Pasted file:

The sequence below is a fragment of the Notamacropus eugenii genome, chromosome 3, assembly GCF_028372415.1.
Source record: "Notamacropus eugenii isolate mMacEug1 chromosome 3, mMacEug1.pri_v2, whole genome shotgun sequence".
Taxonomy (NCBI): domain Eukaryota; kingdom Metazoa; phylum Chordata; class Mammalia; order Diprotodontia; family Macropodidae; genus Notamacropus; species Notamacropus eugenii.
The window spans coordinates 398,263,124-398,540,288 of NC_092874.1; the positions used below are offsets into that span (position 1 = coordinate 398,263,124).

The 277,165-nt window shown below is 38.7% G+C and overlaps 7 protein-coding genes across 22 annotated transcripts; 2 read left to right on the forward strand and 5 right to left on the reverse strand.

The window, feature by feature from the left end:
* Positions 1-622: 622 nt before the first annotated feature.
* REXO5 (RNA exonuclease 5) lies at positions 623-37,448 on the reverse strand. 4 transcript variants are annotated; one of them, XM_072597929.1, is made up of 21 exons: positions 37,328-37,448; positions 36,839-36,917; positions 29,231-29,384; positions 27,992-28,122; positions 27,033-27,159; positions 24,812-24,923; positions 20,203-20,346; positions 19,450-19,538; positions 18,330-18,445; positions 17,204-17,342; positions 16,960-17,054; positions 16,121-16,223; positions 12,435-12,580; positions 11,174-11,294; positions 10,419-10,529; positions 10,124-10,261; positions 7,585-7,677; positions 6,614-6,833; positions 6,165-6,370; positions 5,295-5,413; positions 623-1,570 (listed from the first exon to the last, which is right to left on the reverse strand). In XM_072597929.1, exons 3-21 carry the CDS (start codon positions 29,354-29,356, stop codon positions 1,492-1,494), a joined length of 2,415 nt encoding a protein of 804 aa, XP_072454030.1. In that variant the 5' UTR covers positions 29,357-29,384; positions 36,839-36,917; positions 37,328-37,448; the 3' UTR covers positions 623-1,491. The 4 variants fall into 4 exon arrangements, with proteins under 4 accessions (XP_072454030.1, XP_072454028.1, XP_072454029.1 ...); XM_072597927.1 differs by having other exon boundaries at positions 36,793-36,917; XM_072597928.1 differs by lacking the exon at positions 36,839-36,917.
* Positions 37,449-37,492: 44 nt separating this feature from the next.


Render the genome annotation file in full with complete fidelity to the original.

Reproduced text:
The sequence below is a fragment of the Notamacropus eugenii genome, chromosome 3, assembly GCF_028372415.1.
Source record: "Notamacropus eugenii isolate mMacEug1 chromosome 3, mMacEug1.pri_v2, whole genome shotgun sequence".
Taxonomy (NCBI): domain Eukaryota; kingdom Metazoa; phylum Chordata; class Mammalia; order Diprotodontia; family Macropodidae; genus Notamacropus; species Notamacropus eugenii.
The window spans coordinates 398,263,124-398,540,288 of NC_092874.1; the positions used below are offsets into that span (position 1 = coordinate 398,263,124).

The 277,165-nt window shown below is 38.7% G+C and overlaps 7 protein-coding genes across 22 annotated transcripts; 2 read left to right on the forward strand and 5 right to left on the reverse strand.

The window, feature by feature from the left end:
* Positions 1-622: 622 nt before the first annotated feature.
* REXO5 (RNA exonuclease 5) lies at positions 623-37,448 on the reverse strand. 4 transcript variants are annotated; one of them, XM_072597929.1, is made up of 21 exons: positions 37,328-37,448; positions 36,839-36,917; positions 29,231-29,384; positions 27,992-28,122; positions 27,033-27,159; positions 24,812-24,923; positions 20,203-20,346; positions 19,450-19,538; positions 18,330-18,445; positions 17,204-17,342; positions 16,960-17,054; positions 16,121-16,223; positions 12,435-12,580; positions 11,174-11,294; positions 10,419-10,529; positions 10,124-10,261; positions 7,585-7,677; positions 6,614-6,833; positions 6,165-6,370; positions 5,295-5,413; positions 623-1,570 (listed from the first exon to the last, which is right to left on the reverse strand). In XM_072597929.1, exons 3-21 carry the CDS (start codon positions 29,354-29,356, stop codon positions 1,492-1,494), a joined length of 2,415 nt encoding a protein of 804 aa, XP_072454030.1. In that variant the 5' UTR covers positions 29,357-29,384; positions 36,839-36,917; positions 37,328-37,448; the 3' UTR covers positions 623-1,491. The 4 variants fall into 4 exon arrangements, with proteins under 4 accessions (XP_072454030.1, XP_072454028.1, XP_072454029.1 ...); XM_072597927.1 differs by having other exon boundaries at positions 36,793-36,917; XM_072597928.1 differs by lacking the exon at positions 36,839-36,917.
* Positions 37,449-37,492: 44 nt separating this feature from the next.